When Abraham looked up, his eye fell upon a ram, caught in the thicket by its horns. So Abraham went and took the ram and offered it up as a burnt offering in place of his son. – Genesis 22:13, NJPS

In the story of the Akedah, Avraham has an intellectual or emotional experience (a.k.a. a prophecy) that makes him believe that God wants him to sacrifice his beloved son. Although such a notion seems impossible to the modern reader, the idea would not have been foreign in ancient times. Throughout his three day journey, Avraham believes that this really is what God wants from him. And yet, with Isaac on the altar and knife in hand, Avraham begins to doubt that he understood God correctly. Can this really be what God wants? Avraham puts the knife down when he has another experience, described in the story as the voice of an angel of the Lord. But the angel is really the voice of Avraham’s conscious rebelling against the command Avraham believes he understood.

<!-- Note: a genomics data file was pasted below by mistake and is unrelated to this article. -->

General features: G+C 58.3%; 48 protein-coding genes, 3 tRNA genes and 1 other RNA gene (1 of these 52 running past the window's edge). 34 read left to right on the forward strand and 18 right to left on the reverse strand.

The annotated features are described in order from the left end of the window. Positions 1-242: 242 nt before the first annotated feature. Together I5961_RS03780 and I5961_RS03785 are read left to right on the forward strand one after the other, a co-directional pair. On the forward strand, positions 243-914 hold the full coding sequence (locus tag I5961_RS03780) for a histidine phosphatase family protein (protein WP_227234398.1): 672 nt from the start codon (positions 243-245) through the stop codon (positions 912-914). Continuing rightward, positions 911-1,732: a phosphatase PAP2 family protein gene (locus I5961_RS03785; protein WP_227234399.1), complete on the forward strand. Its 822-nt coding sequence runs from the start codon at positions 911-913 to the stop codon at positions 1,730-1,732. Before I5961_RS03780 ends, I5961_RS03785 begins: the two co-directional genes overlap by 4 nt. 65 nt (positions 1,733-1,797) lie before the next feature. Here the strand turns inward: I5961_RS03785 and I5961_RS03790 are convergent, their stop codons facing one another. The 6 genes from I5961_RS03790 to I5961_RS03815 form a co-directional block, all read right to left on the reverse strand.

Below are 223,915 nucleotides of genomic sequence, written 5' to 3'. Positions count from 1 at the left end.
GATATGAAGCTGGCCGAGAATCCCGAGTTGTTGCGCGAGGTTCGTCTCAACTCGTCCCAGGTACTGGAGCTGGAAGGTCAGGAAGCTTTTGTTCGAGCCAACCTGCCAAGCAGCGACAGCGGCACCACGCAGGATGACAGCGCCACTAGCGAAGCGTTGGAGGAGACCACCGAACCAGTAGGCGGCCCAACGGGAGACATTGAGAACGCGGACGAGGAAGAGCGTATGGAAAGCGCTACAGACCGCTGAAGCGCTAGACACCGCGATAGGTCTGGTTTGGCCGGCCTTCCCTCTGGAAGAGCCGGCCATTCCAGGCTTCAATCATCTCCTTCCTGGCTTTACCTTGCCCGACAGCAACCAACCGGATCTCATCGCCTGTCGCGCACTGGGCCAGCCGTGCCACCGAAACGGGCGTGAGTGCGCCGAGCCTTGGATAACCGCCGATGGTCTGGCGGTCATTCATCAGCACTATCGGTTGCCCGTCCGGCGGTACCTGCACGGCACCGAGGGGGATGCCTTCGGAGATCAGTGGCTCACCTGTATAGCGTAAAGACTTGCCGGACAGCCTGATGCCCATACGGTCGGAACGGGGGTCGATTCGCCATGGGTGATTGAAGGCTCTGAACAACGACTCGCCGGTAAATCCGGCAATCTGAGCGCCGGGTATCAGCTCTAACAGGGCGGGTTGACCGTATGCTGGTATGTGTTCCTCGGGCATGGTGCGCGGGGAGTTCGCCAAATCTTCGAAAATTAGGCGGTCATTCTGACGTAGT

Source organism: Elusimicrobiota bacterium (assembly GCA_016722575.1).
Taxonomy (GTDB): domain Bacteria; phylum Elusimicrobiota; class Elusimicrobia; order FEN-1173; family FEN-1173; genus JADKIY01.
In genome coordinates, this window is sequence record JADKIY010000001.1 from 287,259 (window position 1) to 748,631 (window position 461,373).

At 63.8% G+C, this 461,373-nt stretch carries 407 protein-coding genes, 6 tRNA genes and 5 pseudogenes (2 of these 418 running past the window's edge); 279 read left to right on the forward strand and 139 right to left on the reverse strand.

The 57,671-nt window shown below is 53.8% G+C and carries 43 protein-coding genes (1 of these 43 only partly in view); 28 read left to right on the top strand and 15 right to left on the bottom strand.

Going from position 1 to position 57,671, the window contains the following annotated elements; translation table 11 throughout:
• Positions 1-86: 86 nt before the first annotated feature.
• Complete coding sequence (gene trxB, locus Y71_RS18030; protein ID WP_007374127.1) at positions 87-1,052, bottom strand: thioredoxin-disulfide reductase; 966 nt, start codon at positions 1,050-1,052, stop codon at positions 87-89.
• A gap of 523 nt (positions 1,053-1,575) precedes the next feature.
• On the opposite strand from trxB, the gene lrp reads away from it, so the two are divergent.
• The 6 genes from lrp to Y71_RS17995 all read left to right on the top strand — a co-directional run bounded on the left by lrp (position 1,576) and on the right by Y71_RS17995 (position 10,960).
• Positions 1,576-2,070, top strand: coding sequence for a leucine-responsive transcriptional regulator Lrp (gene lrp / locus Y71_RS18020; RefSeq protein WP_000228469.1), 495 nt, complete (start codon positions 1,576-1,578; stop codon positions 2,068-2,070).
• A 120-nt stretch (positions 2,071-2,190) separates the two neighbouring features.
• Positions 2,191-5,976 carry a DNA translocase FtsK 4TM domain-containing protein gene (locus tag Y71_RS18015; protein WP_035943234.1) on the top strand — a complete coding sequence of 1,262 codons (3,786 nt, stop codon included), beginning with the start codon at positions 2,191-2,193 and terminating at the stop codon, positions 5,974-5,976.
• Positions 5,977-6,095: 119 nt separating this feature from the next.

Did he misunderstand? What is it that God wants from him? This is when Avraham sees the ram and reaches the conclusion that God really wants him to sacrifice a ram and not his son. His moral sense as a rational human being leads him to this conclusion.

Avraham can never be sure that he has interpreted God’s intentions correctly, or that he really knows the meaning of his prophetic experiences; in the end, prophecy is as much about him as it is about God.

When understood as a narrative reflection of Avraham’s inner struggle, the message of the Akedah becomes that—even for those who believe that they can hear God’s voice—we can never claim to understand God’s words in the same way that we understand each other. We cannot rely on our supposed comprehension of God’s commands as a sole guide to our moral behavior. We need our moral intuitions at all times to help guide us in our attempt to do good and walk in God’s path.

Implications –The Search for Answers